Assuming this theory, F&F could have been sold by those lower on the food chain to those higher in the DOJ as a relatively simple, low-cost, low-risk (in theory), high-reward (in theory) operation.

    Couple the inevitability of these guns showing up, along with the tens of thousands of Mexican deaths (by these guns or others – it’s emotional, so it doesn’t really matter when it comes to our Pravda-on-the-Potomac anti-gun media), and it’s a gun-grabber’s dream.

    It almost worked. In fact, some are still trying to make it work by calling for more $ for the ATF and more restrictive gun laws.

    • Question: if we go by that theory, did the ATF really think it could keep a lid on “helpful” US gun stores? Remember that Badger Guns squealed when [another part of] the ATF punished the gun store for allowing straw purchases–before Terry was murdered.

      And did they not foresee the potential blowback on US soil (predicted by their own agents at the sharp end)? Were they that arrogant and stupid?

  2. Robert, I think you’re leading yourself back to the idea the operation wasn’t much more than a way to subvert the Second Amendment.

    If the cartels don’t need walked guns, then why did the various agencies allow guns to walk?

    The leftists are calling for more gun control laws even after the facts about Fast and Furious start coming out.

    It’s almost a “tails I win, heads you lose” scenario. Guns go across the border and are traced back to American gun shops, more gun control. Guns go across the border with government blessing, kill a few people, the program is outed, still evidence that more gun control is needed.

    Remember, according to all gun grabbers, if we had a gun free society, these types of things wouldn’t happen.

    Caveat: gun grabbers think guns should only be in the hands of government sanctioned entities.

  3. It sounds like the Feds never tried to intercept the money going to the cartels in Mexico. Controlled Delivery. Nice! I guess they use the transaction info for future arrests????

  4. The cartels sure don’t “need” Bob’s to supply them with guns. But the street-level dopes — oops, I meant dupes — who do muscle work for the cartels need guns. Just like Mafia street thugs in the US, the street guys in Mexican or US border towns don’t get their guns from their dons. They get guns from anywhere and everywhere they can. They steal them or buy them from buddies in the military or on the street. Finding US sources must have seemed like Christmas every day to the Sinaloa-allied street gunsels.

  5. it’s a double edged sword. if you make this argument, then you can’t say that brian terry would be alive today if it wasn’t for F&F. well you can but it kinda makes you a hypocrite.

  6. Was the Administration trying to frame American gun owners for the violence in Mexico, which the Administration itself was actively helping along, as a pretext for gun resgistration here? You can only hope our government is not that diseased.

    But if you remember that Leftists love power and hate liberty, you’ll always know what they’re up to.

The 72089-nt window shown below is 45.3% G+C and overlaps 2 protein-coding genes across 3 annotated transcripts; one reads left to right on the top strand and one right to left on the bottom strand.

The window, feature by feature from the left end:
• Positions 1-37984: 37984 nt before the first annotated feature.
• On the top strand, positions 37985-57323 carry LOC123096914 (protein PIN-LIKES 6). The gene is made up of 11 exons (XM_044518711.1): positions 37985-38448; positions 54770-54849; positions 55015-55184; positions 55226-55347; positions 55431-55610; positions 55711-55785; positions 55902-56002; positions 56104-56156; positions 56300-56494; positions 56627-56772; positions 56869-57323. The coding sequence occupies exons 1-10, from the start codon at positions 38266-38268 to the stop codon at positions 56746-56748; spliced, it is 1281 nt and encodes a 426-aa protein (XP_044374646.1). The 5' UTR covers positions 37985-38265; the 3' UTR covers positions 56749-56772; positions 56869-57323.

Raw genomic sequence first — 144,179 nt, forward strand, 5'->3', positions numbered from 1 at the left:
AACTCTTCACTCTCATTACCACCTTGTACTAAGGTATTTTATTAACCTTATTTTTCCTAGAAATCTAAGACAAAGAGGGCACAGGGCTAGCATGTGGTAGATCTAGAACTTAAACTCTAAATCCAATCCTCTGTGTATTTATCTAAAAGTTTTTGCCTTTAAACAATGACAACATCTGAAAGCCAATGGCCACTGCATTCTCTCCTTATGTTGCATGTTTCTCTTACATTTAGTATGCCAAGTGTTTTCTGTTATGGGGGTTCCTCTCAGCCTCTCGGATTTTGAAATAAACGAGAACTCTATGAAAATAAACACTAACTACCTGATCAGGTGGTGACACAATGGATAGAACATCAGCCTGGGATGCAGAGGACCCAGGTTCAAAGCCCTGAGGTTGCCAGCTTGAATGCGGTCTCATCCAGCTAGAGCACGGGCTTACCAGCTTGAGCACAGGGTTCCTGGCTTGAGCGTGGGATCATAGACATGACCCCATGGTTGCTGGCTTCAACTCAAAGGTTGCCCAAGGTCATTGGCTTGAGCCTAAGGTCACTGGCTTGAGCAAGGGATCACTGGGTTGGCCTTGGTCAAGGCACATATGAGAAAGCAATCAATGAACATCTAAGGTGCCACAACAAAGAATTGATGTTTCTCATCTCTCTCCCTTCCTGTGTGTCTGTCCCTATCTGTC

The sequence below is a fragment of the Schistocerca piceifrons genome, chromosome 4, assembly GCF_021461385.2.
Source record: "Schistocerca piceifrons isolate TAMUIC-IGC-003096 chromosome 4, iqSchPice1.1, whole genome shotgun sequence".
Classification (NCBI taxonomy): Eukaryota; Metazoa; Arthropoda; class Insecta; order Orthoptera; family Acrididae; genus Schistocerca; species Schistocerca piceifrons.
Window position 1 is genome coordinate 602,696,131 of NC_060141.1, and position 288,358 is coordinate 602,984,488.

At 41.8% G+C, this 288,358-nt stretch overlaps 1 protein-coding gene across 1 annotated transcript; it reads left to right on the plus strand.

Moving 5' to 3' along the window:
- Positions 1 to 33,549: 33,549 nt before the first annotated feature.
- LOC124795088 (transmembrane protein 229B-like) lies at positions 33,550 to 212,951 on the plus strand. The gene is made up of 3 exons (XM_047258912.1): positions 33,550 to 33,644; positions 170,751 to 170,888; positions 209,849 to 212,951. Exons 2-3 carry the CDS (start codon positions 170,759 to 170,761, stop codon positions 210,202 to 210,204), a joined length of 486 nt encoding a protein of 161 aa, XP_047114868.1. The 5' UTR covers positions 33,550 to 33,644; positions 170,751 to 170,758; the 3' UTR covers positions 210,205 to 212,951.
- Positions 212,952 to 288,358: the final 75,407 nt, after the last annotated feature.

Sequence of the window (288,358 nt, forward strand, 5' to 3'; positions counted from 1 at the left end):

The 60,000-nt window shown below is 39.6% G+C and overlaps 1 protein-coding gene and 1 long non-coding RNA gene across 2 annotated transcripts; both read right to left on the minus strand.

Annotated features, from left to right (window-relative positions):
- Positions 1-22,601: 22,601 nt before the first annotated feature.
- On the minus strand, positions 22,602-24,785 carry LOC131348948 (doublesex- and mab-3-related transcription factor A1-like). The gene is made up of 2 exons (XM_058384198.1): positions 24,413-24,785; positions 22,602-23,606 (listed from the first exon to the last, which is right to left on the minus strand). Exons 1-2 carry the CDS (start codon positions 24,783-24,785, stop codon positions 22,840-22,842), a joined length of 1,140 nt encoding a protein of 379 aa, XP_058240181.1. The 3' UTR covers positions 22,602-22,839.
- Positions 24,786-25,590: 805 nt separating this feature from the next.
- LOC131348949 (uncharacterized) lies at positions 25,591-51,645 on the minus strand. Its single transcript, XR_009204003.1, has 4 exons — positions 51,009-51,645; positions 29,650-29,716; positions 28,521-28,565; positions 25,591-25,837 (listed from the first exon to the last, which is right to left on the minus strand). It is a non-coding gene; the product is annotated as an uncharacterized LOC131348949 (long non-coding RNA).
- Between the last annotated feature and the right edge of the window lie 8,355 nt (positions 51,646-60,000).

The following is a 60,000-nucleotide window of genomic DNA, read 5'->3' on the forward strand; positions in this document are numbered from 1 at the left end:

• Just a FYI but the right loves power, hates liberty and wants gun control just as much. The almighty Reagan banned carrying guns in California and openly supported the Brady Bill. He illegally gave arms to Iran, and used the profits to illegally fund the Contras. Then Bush 1 pardoned several administration officials responsible for the program. How about republican NYC mayor Giuliani, he enacted plenty of gun control. And his successor, Bloomberg, who was elected on the Republican ticket, was the founder of Mayors Against Illegal Guns. This is just a handful of examples with plenty more if you look around online. But of course, keep on supporting the left-right paradigm, and keep on voting these assholes in.

        • Lot’s of folks hold the view that Left and Right, Democrat and Republican, generalities are distinctions without differences, lesser of two evils, etc. Reagan and Giuliani never did anything approaching what Clinton and the Democrat Congress attempted. GWB and the Republican Congress were downright friendly by comparison. But to the extent we’re dealing with lessers of evil, count my vote for less evil.

        • So its ok for someone to bang you in the ass, so long as they use a little lube, and start off gentle? Come on honey, just the tip.

  7. IS it just me, or does the document on p.26 (partially quoted in the TTAG excerpt) describe the DEA walking $4 mil along to Mexico, just to prove the money was going to Mexico?

    I mean, did they even get a perfunctory gracias out of this? Doesn’t look that way.

    What’s next? I’m just waiting for some bright spark at DHS/DOJ to figure out how cool this technique would go over with Iran and Pu-239.

  8. “This is our government acting or failing to act in or name. We deserve to know the truth. And by God, someday we will.”

    Not if the government and news media have anything to say about it.

  9. So that leaves as a reason they were trying to create the impression gun stores were recklessly selling guns to drug dealers. Only a ban or increased restrictions could therefore address this.

  10. The cartels have access to military grade weapons they don’t need US civilian market firearms.
    However, as David Codrea and Mike Vanderboegh have proven, the Obama regime does need them to have waffen BATFEces supplied, US sourced guns as a pretext for a gun control push.

Leave a Reply

Your email address will not be published. Required fields are marked *